Published: Wed, June 06, 2018
Business | By Pearl Harrison

Ottawa in talks with steel, aluminum industries about possible aid

Ottawa in talks with steel, aluminum industries about possible aid

The US decision to impose steel and aluminum tariffs on several of its allies came under fire at a meeting of G7 finance ministers; trade talks between Washington and Beijing failed to yield a breakthrough; and President Donald Trump kept up his fighting talk on Twitter.

Officials in Mexico City unveiled the proposal in recent days, saying the tax would apply to US-produced pork legs and shoulders, which equate to approximately 90% of the nation's $1 billion worth of American-made products.

Mexico is levying import taxes on USA exports of various steels and food products, including pork bellies, blueberries, apples, grapes and cheeses.

Canada retaliated against the steel and aluminum tariffs by proposing tariff on C$16.6 billion worth of USA exports and said it would challenge the us move through the North American Free Trade Agreement and the World Trade Organization.

The tariff dispute comes as Canada, Mexico and the USA try to reach an agreement to update the North American Free Trade Agreement in talks triggered a year ago by Trump's discontent with that deal. Slamming the Prime Minister's "timid" response, he says the US President's protectionist measures against European steel and aluminium are "wrong" and likely to hurt workers both in the US and overseas by sparking a trade war.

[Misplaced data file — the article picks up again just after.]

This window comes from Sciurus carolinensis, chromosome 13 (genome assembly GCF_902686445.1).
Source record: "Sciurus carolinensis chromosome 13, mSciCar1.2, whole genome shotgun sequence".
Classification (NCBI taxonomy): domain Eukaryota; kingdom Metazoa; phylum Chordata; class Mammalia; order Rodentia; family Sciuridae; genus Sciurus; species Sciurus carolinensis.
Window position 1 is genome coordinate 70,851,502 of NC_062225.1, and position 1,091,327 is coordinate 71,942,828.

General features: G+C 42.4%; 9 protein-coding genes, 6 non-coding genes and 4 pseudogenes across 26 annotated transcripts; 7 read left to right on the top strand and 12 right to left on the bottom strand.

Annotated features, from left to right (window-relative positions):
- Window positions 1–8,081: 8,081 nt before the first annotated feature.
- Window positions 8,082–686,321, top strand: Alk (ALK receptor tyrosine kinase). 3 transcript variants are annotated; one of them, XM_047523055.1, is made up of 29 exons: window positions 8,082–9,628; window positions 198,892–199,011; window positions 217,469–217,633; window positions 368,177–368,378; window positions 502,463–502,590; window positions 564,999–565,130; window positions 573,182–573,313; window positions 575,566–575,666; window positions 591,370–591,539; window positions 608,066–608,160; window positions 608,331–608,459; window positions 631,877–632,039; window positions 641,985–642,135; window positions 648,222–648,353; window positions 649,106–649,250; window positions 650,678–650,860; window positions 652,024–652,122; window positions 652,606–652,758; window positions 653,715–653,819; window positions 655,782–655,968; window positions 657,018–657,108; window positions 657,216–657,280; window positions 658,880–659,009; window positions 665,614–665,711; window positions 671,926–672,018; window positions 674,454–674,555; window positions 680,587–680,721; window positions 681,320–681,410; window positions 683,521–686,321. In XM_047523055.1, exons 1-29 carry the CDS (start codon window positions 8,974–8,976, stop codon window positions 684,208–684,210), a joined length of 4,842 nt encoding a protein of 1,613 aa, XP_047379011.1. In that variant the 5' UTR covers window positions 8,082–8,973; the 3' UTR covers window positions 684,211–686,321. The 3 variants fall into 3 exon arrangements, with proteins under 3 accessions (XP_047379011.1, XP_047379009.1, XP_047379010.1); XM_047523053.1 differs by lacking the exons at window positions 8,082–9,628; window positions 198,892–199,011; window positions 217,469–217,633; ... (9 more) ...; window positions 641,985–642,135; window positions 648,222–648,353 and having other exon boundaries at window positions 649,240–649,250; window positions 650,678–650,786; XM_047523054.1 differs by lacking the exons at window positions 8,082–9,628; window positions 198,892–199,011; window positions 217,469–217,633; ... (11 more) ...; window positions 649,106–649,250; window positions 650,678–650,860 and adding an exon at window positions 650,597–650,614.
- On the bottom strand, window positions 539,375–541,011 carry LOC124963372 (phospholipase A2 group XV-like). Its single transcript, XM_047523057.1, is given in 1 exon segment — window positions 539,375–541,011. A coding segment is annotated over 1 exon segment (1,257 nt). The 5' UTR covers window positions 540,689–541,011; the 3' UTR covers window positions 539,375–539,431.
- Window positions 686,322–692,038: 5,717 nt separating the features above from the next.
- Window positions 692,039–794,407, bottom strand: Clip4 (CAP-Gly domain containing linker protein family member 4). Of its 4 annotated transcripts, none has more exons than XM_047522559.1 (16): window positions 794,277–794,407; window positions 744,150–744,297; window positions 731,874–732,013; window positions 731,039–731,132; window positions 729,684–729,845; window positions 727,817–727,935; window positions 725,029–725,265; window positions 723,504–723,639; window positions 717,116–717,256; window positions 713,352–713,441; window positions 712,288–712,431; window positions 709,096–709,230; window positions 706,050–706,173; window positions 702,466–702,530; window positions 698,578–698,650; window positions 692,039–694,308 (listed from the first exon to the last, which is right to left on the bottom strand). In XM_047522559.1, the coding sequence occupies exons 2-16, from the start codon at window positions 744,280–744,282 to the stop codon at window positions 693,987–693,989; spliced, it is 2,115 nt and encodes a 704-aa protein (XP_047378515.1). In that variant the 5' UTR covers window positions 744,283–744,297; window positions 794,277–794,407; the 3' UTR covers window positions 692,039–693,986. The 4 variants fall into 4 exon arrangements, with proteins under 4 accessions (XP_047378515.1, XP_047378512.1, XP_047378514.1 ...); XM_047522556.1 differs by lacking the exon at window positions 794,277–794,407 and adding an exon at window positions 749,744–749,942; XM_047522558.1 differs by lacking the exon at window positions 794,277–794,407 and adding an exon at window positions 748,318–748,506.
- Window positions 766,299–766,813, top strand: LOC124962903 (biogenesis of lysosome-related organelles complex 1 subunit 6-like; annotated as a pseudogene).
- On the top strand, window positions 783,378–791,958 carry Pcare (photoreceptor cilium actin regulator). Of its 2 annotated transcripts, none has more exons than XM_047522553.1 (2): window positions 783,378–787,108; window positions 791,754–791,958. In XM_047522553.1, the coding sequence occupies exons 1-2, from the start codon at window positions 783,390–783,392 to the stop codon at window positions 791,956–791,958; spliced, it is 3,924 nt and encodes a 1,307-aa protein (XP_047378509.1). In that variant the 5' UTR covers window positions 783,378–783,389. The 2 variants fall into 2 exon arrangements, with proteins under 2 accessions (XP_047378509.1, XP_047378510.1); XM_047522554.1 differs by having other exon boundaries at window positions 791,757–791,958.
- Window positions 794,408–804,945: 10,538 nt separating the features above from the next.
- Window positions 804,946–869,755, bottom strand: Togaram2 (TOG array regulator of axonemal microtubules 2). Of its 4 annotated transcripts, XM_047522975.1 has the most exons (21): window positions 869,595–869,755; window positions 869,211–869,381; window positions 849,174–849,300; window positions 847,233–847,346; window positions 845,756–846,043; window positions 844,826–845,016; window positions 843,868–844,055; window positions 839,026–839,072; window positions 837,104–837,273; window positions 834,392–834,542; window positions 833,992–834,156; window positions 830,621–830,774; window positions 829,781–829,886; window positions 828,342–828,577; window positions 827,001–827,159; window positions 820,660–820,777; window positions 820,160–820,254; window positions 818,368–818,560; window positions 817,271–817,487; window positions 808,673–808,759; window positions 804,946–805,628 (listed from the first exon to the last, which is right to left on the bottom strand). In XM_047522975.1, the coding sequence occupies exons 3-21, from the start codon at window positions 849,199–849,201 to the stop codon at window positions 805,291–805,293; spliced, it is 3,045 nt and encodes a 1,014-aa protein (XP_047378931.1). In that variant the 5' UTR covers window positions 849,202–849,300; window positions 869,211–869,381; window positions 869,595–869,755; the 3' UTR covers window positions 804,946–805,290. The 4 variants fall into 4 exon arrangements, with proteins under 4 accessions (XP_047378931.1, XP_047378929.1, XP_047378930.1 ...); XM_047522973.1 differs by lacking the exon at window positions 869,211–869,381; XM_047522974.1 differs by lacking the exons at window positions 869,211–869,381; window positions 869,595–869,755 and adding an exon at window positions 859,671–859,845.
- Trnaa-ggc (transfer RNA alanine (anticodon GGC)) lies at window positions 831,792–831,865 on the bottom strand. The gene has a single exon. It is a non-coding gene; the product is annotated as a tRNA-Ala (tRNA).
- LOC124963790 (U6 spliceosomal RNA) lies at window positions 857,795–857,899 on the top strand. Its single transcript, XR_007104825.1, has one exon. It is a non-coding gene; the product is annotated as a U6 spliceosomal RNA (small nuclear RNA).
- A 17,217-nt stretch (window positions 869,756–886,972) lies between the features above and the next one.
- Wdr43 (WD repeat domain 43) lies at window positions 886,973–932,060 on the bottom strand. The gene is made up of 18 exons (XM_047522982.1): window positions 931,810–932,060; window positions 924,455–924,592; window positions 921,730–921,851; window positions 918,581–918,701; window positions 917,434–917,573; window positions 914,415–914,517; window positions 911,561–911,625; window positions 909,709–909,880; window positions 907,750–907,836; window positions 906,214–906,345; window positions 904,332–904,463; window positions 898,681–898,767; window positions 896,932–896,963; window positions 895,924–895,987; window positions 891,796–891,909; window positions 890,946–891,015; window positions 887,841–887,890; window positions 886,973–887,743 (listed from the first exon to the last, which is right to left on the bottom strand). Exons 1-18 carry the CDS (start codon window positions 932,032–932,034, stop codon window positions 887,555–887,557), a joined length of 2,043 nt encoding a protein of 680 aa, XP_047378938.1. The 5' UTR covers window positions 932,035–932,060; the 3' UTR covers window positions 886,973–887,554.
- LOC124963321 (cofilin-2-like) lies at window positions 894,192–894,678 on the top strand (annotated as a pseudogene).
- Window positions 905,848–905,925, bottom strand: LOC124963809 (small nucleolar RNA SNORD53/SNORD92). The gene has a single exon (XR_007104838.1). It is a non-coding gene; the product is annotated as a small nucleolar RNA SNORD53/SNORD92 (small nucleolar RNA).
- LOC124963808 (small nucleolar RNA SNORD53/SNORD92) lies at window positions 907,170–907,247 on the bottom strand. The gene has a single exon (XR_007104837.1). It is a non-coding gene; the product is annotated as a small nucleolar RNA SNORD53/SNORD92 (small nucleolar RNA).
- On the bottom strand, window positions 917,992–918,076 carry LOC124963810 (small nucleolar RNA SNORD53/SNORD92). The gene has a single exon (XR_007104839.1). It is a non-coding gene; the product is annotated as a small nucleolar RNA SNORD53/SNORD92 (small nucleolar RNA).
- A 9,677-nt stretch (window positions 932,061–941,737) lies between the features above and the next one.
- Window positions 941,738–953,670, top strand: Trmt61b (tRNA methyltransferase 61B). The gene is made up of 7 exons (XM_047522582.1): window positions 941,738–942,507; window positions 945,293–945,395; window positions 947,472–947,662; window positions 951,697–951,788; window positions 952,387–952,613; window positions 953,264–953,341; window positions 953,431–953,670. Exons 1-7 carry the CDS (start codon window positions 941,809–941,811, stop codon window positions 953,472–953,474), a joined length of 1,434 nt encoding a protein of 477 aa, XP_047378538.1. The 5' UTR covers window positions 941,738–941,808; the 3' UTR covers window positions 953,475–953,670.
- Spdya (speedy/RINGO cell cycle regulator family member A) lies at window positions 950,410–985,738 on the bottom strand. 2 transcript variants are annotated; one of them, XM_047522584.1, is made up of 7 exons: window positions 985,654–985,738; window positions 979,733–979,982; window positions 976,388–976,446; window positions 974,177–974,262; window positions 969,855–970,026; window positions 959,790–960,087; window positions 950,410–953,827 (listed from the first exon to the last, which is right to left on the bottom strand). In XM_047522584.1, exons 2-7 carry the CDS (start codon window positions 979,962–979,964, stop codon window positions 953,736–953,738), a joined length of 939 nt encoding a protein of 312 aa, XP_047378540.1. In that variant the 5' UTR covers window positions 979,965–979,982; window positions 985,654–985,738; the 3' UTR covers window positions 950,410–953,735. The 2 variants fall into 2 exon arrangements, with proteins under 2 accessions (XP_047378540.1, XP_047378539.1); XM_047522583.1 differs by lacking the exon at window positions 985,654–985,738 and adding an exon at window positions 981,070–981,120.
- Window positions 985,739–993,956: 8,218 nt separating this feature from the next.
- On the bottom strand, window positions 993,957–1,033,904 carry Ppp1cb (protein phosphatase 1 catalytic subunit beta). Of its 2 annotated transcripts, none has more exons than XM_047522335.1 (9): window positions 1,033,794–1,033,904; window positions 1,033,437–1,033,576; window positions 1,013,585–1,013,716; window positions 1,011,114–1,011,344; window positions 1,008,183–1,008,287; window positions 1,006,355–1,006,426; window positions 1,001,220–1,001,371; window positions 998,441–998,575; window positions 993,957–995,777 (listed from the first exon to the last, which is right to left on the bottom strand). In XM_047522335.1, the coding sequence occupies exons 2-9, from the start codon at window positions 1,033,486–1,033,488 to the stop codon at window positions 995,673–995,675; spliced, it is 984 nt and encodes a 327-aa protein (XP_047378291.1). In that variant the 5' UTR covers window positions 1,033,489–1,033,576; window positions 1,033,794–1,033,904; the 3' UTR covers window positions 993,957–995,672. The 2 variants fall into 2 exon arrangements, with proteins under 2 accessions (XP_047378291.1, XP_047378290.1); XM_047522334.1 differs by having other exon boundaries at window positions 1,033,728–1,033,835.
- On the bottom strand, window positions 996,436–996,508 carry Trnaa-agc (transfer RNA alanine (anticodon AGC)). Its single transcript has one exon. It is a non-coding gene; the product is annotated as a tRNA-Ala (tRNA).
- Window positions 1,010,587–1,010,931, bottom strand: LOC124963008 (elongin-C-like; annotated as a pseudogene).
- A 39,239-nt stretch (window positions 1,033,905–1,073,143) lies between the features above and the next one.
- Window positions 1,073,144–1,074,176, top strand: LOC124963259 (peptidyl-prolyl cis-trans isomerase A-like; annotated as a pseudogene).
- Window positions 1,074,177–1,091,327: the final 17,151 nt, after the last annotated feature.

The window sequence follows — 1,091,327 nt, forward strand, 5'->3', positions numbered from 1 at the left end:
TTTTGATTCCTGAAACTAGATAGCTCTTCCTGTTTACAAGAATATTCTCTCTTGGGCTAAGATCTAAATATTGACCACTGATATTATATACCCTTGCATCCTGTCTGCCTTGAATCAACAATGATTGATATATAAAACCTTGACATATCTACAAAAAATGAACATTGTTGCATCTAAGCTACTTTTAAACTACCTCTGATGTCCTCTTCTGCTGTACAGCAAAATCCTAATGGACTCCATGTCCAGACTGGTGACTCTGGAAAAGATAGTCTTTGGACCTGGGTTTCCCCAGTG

The US is Mexico's largest trading partner, receiving about 80 percent of the country's exports.

Mexico is the second biggest market for United States' pork exports and one-third of all pork consumed domestically comes from north of the border.

USA goods exported to China previous year totaled $130 billion while Chinese imports to the US totaled $506 billion.

Canada, Mexico and the European Union had been enjoying a reprieve from the Trump administration's tariffs, but that ended Friday.

Trump's economic adviser, Larry Kudlow, said he thinks Trudeau is "overreacting", adding that he sees trade frictions between the two countries as "more of a family quarrel". But the complaints haven't yet morphed into an effort by those groups to exact a political price from policymakers who enable protectionism. "These tariffs amount to self-imposed barriers to the success of tax reform and we urge the administration to reconsider".

Some conservative USA senators including Ben Sasse (R-Neb.) also raised objections, arguing that tariffs are contradictory to conservative free trade principles.

De la Vega said he expected US pork farmers who rely on the Mexican market to offer discounts to safeguard their relationships with buyers.

The trade fights with Mexico and Canada are part of the Trump administration's "America First" economic agenda, an aggressive policy of seeking to set right what the president views as unfair trade balances that has also put Washington on a collision course with China over trade.

Mexico, for example, has said it will penalize United States imports including pork, apples, grapes and cheeses.

But both USA neighbors are opposed to that possibility and Mexican President Enrique Peña Nieto and Canadian Prime Minister Justin Trudeau reaffirmed their commitment to reaching a new trilateral deal in a telephone conversation last week.

"Since they know this is temporary, it is only in place until they get rid of the steel and aluminum tariffs, they say I better offer discounts and we can keep working".

Trudeau replied he wants to follow through on the consultations while trying to persuade the drop the tariffs.

Two-way trade is worth USA $600 billion annually but the U.S. has a deficit with Mexico of around United States $65 billion, which Trump has argued is evidence of unfair trade between the two countries.

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